Thursday, January 18, 2018

Stillwater Angler Fishing Report

Conditions shaping up for great angling

Talk to some old timers and they’ll tell you that you can get good fishing conditions in either June or August, but seldom if ever both. We may be on the verge of that happening again this year.
Area rivers and streams rounded into post runoff shape a full two to three weeks early this year. FWP is already advising that if the current pace of lower flows and hot weather continues, we may face warm water fishing restrictions later in the summer. It’s been a few years since we’ve dealt with that situation.
Some may ask what’s the big deal? As a cold water species, the optimal temperature for trout is in a range from the low 50s to the low to mid 60s. Once the water temperature starts to creep up into the upper 60s, not only does the behavior pattern of the fish change, but the warmer water has an adverse impact on their body.
Fish can be severely stressed in the process of being caught, the oxygen levels of the water is lower, and there can be a reduced resistance to disease; all of which can prove to be fatal.
The temperature of the water and the oxygen content are inversely proportional. It doesn’t change on a straight line basis. It changes on a sharp curve. The higher the water temperature, the lower the oxygen level.

It doesn’t mean we have to stop fishing altogether when the water gets warm; it’s just that we need to adjust some of our habits and practices. Besides, if nothing else, without the angler making a few changes, the fishing will generally be significantly poorer. So what are some of the things we can do to take care of the health of the fish during warm water conditions?
The first thing is to change the time of day when fishing. Fish in the cooler early morning hours when water temperatures are the coolest. The fish will be more apt to feed and be more active then later in the day when the water warms.
There’s nothing wrong with fishing later in the day when the water is warmer, but the fish will be much more lethargic and less apt to feed as the water is less oxygenated.
The angler should play and land fish as quickly as possible. One way to do this is to use as heavy of a leader and tippet as possible. This is not the time to unnecessarily let the fish get into the backing just for a show. Keep the fish in the water as much as possible when handling them and limit the amount of time the fish is handled.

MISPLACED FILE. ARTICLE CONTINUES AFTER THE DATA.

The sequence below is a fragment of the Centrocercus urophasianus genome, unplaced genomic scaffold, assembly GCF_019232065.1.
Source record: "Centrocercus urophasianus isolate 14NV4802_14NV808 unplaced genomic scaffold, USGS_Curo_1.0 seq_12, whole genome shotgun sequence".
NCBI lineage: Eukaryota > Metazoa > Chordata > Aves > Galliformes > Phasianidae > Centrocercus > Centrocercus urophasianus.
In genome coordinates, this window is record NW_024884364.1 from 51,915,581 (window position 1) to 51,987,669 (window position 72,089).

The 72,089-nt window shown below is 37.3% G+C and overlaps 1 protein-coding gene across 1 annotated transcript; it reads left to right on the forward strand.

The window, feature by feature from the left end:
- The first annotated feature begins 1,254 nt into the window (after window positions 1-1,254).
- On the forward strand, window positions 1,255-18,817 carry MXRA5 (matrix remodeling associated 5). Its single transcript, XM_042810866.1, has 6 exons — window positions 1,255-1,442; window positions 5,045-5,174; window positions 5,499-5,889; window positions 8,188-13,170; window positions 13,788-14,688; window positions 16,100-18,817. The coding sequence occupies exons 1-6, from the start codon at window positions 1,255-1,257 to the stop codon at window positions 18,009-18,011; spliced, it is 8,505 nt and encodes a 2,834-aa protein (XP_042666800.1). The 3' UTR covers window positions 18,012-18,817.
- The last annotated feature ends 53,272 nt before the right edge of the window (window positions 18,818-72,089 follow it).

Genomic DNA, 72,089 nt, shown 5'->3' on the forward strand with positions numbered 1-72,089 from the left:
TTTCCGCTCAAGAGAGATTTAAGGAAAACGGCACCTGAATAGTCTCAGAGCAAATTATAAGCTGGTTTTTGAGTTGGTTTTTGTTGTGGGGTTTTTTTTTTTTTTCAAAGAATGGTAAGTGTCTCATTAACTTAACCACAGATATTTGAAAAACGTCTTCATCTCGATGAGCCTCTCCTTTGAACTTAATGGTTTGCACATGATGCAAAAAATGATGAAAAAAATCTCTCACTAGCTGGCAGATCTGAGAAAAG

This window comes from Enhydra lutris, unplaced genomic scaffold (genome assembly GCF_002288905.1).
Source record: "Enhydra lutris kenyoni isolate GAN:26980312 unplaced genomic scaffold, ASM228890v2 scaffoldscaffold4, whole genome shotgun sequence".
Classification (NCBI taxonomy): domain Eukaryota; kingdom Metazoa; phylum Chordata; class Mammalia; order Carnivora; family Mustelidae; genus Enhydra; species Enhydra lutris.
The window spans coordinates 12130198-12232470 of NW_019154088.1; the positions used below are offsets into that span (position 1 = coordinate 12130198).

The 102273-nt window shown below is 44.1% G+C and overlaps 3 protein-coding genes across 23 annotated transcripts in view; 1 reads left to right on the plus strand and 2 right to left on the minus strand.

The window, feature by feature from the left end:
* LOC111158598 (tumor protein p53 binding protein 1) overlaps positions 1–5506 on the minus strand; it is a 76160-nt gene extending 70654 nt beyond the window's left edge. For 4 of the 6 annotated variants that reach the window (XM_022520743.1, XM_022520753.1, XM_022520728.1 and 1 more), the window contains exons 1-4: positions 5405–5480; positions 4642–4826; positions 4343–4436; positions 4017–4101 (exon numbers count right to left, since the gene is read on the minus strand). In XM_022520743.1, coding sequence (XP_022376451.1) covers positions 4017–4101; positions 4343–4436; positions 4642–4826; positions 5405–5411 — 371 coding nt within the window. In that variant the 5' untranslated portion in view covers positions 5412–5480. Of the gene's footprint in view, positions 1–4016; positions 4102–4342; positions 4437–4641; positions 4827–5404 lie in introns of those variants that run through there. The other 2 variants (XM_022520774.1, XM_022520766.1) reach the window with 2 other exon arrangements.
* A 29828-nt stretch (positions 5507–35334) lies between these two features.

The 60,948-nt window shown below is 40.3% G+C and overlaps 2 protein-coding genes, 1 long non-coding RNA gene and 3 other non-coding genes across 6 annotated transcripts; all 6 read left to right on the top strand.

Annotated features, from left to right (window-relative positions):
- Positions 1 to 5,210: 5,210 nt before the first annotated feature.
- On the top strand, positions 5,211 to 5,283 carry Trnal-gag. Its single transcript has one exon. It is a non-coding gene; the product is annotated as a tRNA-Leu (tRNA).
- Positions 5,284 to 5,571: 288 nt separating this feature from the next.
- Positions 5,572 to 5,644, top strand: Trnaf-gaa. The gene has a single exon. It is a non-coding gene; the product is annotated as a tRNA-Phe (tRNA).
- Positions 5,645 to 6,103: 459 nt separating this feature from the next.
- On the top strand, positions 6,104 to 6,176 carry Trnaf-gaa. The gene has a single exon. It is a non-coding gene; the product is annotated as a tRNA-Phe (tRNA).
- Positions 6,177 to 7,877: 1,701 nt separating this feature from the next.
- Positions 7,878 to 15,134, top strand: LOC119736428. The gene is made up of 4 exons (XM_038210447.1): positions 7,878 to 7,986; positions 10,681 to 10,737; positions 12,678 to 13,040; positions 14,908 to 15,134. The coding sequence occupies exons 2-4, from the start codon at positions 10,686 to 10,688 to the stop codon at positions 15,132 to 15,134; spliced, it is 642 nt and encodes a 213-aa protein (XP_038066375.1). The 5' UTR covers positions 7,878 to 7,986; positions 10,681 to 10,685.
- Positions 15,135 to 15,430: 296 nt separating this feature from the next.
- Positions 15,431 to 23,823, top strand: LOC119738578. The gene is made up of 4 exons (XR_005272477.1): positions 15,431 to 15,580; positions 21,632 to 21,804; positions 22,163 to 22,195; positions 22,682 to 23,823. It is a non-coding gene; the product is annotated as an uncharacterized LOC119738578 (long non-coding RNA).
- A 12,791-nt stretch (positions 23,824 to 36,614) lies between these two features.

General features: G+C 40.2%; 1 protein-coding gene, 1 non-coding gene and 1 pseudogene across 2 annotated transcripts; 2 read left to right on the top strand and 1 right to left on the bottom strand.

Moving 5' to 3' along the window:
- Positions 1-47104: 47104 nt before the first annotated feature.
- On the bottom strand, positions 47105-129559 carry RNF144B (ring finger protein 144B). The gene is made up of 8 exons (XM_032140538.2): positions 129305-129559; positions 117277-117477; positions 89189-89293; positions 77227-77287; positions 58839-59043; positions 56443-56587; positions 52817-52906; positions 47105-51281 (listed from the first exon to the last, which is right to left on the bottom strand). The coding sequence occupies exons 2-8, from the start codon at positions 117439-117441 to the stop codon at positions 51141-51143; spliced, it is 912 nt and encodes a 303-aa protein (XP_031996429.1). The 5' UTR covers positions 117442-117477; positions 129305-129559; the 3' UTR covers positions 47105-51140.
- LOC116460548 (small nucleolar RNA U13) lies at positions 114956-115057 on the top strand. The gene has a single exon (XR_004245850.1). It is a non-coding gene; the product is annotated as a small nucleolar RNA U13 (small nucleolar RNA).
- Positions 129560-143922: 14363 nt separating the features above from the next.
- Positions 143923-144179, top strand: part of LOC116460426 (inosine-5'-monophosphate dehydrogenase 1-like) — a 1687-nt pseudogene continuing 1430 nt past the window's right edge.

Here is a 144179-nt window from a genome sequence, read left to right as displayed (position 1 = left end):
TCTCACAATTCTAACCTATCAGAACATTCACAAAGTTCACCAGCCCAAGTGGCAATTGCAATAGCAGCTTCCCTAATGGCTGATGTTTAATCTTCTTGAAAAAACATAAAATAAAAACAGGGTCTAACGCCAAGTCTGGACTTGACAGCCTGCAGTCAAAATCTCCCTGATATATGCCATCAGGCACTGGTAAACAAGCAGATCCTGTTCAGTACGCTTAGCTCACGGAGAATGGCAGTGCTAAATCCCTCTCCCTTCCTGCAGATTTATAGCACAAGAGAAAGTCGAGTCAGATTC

This is a good practice that should be observed at all times anyways, period. If taking a photo, make sure the camera is ready to go before hoisting the fish out of the water. Be sure and wet the hands before handling the fish too, as dry hands will remove some of the “slime” on the fish that provides a protective coating against infection, fungus and disease.
Also, don’t get a death grip on the fish, as squeezing too hard can damage internal organs. Try to avoid touching the gills as well. Try to gently release the fish in calm water and allow them to revive themselves. Don’t just flip the fish back into the water like it’s an Olympic gymnast!
Crimping the barbs on the flies or hooks is another good all-around practice. It makes hook removal much easier and therefore less stressful on the fish. Not only that, but it’s much easier and safer for the angler to remove when the fly catches skin or clothing.
In those rare instances when the fish ingests the fly or hook, cut the tippet and don’t try and dislodge the fly. The hook will rust out over time rather quickly. Best to save the fish rather than the fly!
Briefly, the Stillwater is currently entering prime time and fishing well with the typical “dry/dropper” setup that I wrote about last week. There are some occasional PMDs, caddis and yellow sallies.
It’s still a skosh on the high side in terms of flows, but that will probably change quickly with the hot weather combined with the opening back up of the head gates for irrigation. The Stone has rounded into shape nicely.
The other day there was a nice caddis hatch coming off and an appropriate dry fly fished in likely water produced even though there were no actively feeding fish to be had.
Tight lines!
Chris Fleck owns and operates Stillwater Anglers Fly Shop and Outfitters in Columbus.